“Canada is one of the few developed countries that does not have a national suicide prevention strategy.” Resilience in Life. Executive Summary. January 2021
Aug. 31, 2022: The CRTC is implementing a new 9-8-8 number for mental health crisis and suicide prevention. The CRTC is requiring service providers to complete the transition to 10-digit local dialing in Nfld. & Labrador, Northern Ontario and Yellowknife area by May 31st, 2023. Once the transition is complete, service providers will have six months to make the necessary changes to their networks to enable callers to dial or text 9-8-8.
July 26, 2023: Recommendation 9 from Report of the Standing Senate Committee on Social Affairs, Science and Technology: “Doing What Works: Rethinking the Federal Framework for Suicide Prevention”
That the updated Framework acknowledge the crisis of Indigenous overrepresentation in Canada’s suicide rate, and:
- recognize the expertise and knowledge of community members by engaging directly with Indigenous experts with lived and living experience in suicide prevention;
- integrate life promotion into suicide prevention models;
- provide flexible financial support for programming that can be devised and managed by community members autonomously;
- create programming designed to train Indigenous community members in mental healthcare and intervention; and
- ensure a trauma-informed, culturally-appropriate approach when providing care to Indigenous peoples.
On Jan. 28, 2021 Nunavut Tunngavik Inc.’s (NTI) released “2015–16/2016–17 Annual Report on the State of Inuit Culture and Society – Resilience on Life” that focuses on pathways to reducing suicide among Nunavut Inuit. Suicide is the second leading cause of death in the territory and remains the most urgent challenge facing Nunavummiut. It is a symptom of wider social and economic inequities that cause distress among too many Nunavut Inuit. This report provides clarity about the causes of suicide risk and explores solutions for reducing suicide through Inuit-specific, evidence-based policy approaches.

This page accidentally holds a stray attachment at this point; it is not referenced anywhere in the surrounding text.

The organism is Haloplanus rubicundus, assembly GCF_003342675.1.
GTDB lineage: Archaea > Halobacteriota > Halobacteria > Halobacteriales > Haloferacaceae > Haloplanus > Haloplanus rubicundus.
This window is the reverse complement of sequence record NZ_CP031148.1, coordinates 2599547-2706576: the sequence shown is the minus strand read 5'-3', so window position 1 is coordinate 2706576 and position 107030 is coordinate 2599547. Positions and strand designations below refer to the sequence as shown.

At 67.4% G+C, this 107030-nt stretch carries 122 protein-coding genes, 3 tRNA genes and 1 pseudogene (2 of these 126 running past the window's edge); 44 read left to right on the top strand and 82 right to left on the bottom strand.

Other Suicide Statistics
- Suicide rates among First Nations youth are 5 to 7 times higher than non-Indigenous youth and the Inuit youth suicide rate is 11 times the national average. (Campaign 2000 Eliminate Poverty, Nov, 2016)
- The four Inuit regions in Canada (Inuvialuit Settlement Region in the Northwest Territories, Nunavut, Nunavik in Northern Quebec, and Nunatsiavut in Northern Labrador), collectively known as Inuit Nunangat, have rates of suicide that range from five to 25 times the rate of suicide for Canada as a whole.
- Heath authorities in Nunavik, the Quebec region that is home to the province’s Inuit communities, have already sent extra mental-health resources to one hard hit village, Puvirnituq, a village on the shores of Hudson’s Bay with 1,779 residents that has had at least 10 suicides since the beginning of 2018. (CP Oct. 22, 2018)
- First Nations suicide rates are three time higher than for non-Indigenous people between 2011 and 2016. (StatsCan 2019)